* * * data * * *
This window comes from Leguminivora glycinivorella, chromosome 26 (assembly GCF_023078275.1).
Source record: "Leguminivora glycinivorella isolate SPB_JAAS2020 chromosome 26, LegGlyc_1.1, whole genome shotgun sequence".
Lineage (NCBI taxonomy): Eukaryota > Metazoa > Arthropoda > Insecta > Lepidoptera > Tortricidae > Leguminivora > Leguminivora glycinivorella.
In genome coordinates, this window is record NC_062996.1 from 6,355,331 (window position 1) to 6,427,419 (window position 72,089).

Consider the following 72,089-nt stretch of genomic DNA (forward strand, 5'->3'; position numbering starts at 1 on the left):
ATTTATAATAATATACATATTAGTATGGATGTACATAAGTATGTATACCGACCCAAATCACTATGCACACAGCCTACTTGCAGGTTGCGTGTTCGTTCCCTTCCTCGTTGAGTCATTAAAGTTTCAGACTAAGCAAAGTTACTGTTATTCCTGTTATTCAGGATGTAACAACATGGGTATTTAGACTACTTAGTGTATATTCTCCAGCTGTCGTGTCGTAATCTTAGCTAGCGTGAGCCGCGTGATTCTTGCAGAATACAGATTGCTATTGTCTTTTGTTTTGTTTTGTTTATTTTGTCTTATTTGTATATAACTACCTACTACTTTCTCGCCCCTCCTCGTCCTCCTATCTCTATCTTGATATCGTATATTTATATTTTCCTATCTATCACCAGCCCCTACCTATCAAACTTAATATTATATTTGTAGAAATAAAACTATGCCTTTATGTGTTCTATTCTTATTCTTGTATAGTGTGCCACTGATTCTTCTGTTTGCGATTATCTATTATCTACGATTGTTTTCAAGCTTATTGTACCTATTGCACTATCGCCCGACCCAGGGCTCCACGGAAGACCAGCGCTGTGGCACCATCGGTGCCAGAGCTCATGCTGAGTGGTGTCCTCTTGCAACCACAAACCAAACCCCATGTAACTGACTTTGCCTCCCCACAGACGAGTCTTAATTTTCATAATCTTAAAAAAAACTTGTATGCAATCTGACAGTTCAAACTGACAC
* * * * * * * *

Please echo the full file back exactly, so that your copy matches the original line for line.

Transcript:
This window comes from Leguminivora glycinivorella, chromosome 26 (assembly GCF_023078275.1).
Source record: "Leguminivora glycinivorella isolate SPB_JAAS2020 chromosome 26, LegGlyc_1.1, whole genome shotgun sequence".
Lineage (NCBI taxonomy): Eukaryota > Metazoa > Arthropoda > Insecta > Lepidoptera > Tortricidae > Leguminivora > Leguminivora glycinivorella.
In genome coordinates, this window is record NC_062996.1 from 6,355,331 (window position 1) to 6,427,419 (window position 72,089).

Consider the following 72,089-nt stretch of genomic DNA (forward strand, 5'->3'; position numbering starts at 1 on the left):
ATTTATAATAATATACATATTAGTATGGATGTACATAAGTATGTATACCGACCCAAATCACTATGCACACAGCCTACTTGCAGGTTGCGTGTTCGTTCCCTTCCTCGTTGAGTCATTAAAGTTTCAGACTAAGCAAAGTTACTGTTATTCCTGTTATTCAGGATGTAACAACATGGGTATTTAGACTACTTAGTGTATATTCTCCAGCTGTCGTGTCGTAATCTTAGCTAGCGTGAGCCGCGTGATTCTTGCAGAATACAGATTGCTATTGTCTTTTGTTTTGTTTTGTTTATTTTGTCTTATTTGTATATAACTACCTACTACTTTCTCGCCCCTCCTCGTCCTCCTATCTCTATCTTGATATCGTATATTTATATTTTCCTATCTATCACCAGCCCCTACCTATCAAACTTAATATTATATTTGTAGAAATAAAACTATGCCTTTATGTGTTCTATTCTTATTCTTGTATAGTGTGCCACTGATTCTTCTGTTTGCGATTATCTATTATCTACGATTGTTTTCAAGCTTATTGTACCTATTGCACTATCGCCCGACCCAGGGCTCCACGGAAGACCAGCGCTGTGGCACCATCGGTGCCAGAGCTCATGCTGAGTGGTGTCCTCTTGCAACCACAAACCAAACCCCATGTAACTGACTTTGCCTCCCCACAGACGAGTCTTAATTTTCATAATCTTAAAAAAAACTTGTATGCAATCTGACAGTTCAAACTGACAC